A couple of other points on which I diverge from Dawkins, whose antipathy toward religion I share (if he sees these posts, he’ll probably think, “With friends like these…”):
First, in God Delusion and elsewhere he exaggerates the degree to which Darwinism explains life. Dawkins opens The Blind Watchmaker by declaring that life "is a mystery no longer," because Darwin solved it with the theory of evolution. That's probably the silliest thing Dawkins has ever said. Life is as mysterious as ever, in spite of all the insights provided by evolutionary theory and more-recent biological paradigms, such as genetics and molecular biology. Neither Darwinism nor any other scientific theory tells us why life appeared on earth in the first place, or whether it was probable or a once-in-eternity fluke. Francis Crick, whose antipathy toward religion rivaled that of Dawkins, once stated that "the origin of life appears to be almost a miracle, so many are the conditions which would have to be satisfied to get it going." I make these and related points in “The Mystery of Life: Darwinism Doesn’t Solve It,” my review of Dawkins’s book Climbing Mount Improbable.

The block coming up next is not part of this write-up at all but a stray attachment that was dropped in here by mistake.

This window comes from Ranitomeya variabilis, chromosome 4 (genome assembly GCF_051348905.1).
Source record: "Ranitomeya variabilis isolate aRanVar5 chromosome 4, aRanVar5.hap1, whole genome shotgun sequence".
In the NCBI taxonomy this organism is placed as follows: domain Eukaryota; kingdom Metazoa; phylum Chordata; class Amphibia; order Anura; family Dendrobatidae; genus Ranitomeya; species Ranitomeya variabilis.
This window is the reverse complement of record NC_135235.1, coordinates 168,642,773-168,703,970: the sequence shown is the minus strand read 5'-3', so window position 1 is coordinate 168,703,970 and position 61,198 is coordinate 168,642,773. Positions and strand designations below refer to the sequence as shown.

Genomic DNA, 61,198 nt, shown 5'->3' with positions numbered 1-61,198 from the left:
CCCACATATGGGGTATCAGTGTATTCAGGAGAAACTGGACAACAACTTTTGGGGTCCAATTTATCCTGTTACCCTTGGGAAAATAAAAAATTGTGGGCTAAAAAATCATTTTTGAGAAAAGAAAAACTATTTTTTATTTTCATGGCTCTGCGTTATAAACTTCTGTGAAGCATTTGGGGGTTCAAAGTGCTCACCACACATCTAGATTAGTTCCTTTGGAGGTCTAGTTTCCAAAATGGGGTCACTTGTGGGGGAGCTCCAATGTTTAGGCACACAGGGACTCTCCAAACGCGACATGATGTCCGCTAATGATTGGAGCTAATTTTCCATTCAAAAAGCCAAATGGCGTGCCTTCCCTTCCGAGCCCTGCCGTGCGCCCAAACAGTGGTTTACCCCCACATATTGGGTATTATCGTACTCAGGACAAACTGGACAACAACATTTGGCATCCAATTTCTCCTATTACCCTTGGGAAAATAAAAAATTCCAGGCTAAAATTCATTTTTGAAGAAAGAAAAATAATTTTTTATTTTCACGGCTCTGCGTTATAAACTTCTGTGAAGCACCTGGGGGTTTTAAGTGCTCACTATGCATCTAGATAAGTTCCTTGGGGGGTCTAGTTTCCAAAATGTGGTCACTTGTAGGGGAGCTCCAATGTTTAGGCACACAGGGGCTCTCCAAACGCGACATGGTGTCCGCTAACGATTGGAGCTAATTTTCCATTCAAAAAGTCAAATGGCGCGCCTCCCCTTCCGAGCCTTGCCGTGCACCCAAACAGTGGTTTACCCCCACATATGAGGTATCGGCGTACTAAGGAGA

Dawkins has also urged anti-religious folks to join a group such as the Brights. I think these groups are a bad idea, as I explained in “Keeping the Faith in my Doubt,” an oped piece for the Times a couple of years ago.
Otherwise, let me offer an admiring pat for Dawkins in his fight against irrationality.